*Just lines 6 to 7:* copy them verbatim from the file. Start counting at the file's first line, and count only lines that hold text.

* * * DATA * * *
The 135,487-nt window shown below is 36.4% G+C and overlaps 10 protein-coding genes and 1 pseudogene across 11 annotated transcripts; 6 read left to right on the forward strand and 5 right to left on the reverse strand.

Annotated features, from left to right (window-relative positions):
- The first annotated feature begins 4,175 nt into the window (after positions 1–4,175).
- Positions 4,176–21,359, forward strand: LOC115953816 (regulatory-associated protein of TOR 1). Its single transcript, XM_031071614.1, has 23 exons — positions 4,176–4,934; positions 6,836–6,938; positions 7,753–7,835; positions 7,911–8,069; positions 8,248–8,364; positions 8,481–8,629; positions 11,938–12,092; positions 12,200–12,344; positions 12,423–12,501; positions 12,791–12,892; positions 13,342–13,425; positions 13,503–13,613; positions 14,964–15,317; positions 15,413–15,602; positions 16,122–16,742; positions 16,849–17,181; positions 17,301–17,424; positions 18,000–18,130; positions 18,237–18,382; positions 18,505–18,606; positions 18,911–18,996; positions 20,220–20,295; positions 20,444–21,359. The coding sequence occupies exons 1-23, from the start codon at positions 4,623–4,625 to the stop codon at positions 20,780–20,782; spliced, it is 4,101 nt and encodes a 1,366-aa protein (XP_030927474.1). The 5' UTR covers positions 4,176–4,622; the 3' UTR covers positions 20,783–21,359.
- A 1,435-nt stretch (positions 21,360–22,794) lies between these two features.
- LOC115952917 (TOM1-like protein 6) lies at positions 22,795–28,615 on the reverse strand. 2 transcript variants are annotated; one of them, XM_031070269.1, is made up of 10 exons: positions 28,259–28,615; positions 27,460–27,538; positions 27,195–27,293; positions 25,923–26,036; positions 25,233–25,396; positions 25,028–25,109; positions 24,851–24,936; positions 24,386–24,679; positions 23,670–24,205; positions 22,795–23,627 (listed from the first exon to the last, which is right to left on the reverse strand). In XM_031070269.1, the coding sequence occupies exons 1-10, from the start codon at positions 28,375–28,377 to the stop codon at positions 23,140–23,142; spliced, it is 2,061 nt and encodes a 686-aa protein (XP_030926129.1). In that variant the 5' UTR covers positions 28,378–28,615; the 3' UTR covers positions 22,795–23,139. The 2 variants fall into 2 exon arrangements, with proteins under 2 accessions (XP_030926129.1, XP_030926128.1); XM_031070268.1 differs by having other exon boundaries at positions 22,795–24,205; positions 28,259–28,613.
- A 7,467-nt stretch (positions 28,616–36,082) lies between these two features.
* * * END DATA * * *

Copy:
- LOC115952917 (TOM1-like protein 6) lies at positions 22,795–28,615 on the reverse strand. 2 transcript variants are annotated; one of them, XM_031070269.1, is made up of 10 exons: positions 28,259–28,615; positions 27,460–27,538; positions 27,195–27,293; positions 25,923–26,036; positions 25,233–25,396; positions 25,028–25,109; positions 24,851–24,936; positions 24,386–24,679; positions 23,670–24,205; positions 22,795–23,627 (listed from the first exon to the last, which is right to left on the reverse strand). In XM_031070269.1, the coding sequence occupies exons 1-10, from the start codon at positions 28,375–28,377 to the stop codon at positions 23,140–23,142; spliced, it is 2,061 nt and encodes a 686-aa protein (XP_030926129.1). In that variant the 5' UTR covers positions 28,378–28,615; the 3' UTR covers positions 22,795–23,139. The 2 variants fall into 2 exon arrangements, with proteins under 2 accessions (XP_030926129.1, XP_030926128.1); XM_031070268.1 differs by having other exon boundaries at positions 22,795–24,205; positions 28,259–28,613.
- A 7,467-nt stretch (positions 28,616–36,082) lies between these two features.